What have we learned here? The so called “democratization” didn’t work. Everyone did believe they gained access. This access by itself is stripped of value, though, because no one cares that DJ XY from Z has that new record out. Through any available channel I get dozens of requests per day to listen to somebody’s track. That’s after a spam filter and a disclaimer that I don’t want to receive files. The result is that I don’t listen to files at all — I do buy vinyl regularly. DJ XY doesn’t get the gig. If he does by accident, that’s for the cab fare. In Berlin, with its conspicuous population of 50,000 DJs, promoters and club owners don’t have to try hard. There’s always someone who will play for free if asked. Hey, that’s free promotion for the new DJ XY record. Meanwhile in the provincial town of Z, the locals “practice” for free, so they develop the skills they’ll need to “make it” in Berlin one day. That’s where things come full circle. No proper gigs, no record sales, no income. Anyone who is not already “there” doesn’t seem to arrive anymore.

But actually the DJ does do something besides share music, and this is where I disagree with Stefan’s conclusions. He believes the solution to this contradiction is ever more unique and niche works that will “stand out.” In a sense, he folds all of his critiques back into the same old tired solution — create your way out of it through pure hard work and artistic genius! The pure work of art can now stand out! The solution to overproduction of commodities is specialized lovingly produced commodities! This simply won’t work — all sonic innovations are quickly assimilated by sampling technology and metastasize into genres, get sucked into commercial forms, and exhausted of their novelty. Just like all commodities. My very vague groping towards a solution is the creation not of commodities, but of social experiences, of face-to-face interaction and collaboration, solidarities, movements. An mp3 can never do this. A brand can never do this. Music alone can never do this. Only human beings working out their shared future — which is to say, politics — can do this.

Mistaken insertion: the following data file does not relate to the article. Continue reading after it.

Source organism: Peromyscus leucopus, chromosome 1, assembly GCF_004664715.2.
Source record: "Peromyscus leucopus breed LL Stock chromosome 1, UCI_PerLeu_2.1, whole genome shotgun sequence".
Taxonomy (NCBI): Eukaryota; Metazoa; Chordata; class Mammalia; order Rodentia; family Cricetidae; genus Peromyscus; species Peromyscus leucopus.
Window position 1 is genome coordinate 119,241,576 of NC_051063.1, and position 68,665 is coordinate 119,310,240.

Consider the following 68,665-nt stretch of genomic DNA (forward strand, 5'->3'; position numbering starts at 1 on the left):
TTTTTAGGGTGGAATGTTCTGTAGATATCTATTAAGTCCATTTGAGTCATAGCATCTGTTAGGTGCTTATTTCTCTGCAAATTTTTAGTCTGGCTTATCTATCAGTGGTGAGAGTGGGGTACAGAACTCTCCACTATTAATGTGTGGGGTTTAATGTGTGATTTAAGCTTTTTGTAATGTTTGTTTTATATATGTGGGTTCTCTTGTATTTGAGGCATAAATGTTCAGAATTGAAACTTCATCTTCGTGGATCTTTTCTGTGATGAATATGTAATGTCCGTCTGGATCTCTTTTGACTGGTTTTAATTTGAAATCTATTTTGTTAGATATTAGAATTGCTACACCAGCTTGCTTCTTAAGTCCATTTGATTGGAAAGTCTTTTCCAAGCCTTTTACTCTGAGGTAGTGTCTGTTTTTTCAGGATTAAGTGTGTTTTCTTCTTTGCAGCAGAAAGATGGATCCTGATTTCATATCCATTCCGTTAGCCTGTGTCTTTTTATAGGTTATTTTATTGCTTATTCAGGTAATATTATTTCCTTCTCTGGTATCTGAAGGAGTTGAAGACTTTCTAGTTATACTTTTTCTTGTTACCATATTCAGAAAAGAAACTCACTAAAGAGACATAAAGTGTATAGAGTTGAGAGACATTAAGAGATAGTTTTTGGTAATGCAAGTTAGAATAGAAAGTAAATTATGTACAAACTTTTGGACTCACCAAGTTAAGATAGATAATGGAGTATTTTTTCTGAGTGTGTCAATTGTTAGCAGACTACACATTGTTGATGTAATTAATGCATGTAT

Stefan Goldmann – Everything Popular is Wrong

the end of laissez-faire

March 7, 2011

Economists, like other scientists, have chosen the hypothesis from which they set out, and which they offer to beginners because it is the simplest, and not because it is the nearest to the facts. Partly for this reason, but partly, I admit, because they have been biased by the traditions of the subject, they have begun by assuming a state of affairs where the ideal distribution of productive resources can be brought about through individuals acting independently by the method of trial and error in such a way that those individuals who move in the right direction will destroy by competition those who move in the wrong direction. This implies that there must be no mercy or protection for those who embark their capital or their labour in the wrong direction. It is a method of bringing the most successful profit-makers to the top by a ruthless struggle for survival, which selects the most efficient by the bankruptcy of the less efficient. It does not count the cost of the struggle, but looks only to the benefits of the final result which are assumed to be permanent. The object of life being to crop the leaves off the branches up to the greatest possible height, the likeliest way of achieving this end is to leave the giraffes with the longest necks to starve out those whose necks are shorter.

If we have the welfare of the giraffes at heart, we must not overlook the sufferings of the shorter necks who are starved out, or the sweet leaves which fall to the ground and are trampled underfoot in the struggle, or the overfeeding of the long-necked ones, or the evil look of anxiety or struggling greediness which overcasts the mild faces of the herd.

John Maynard Keyes, “The End of Laissez-Faire” (1926)

An excellent short essay worth reading in its entirety.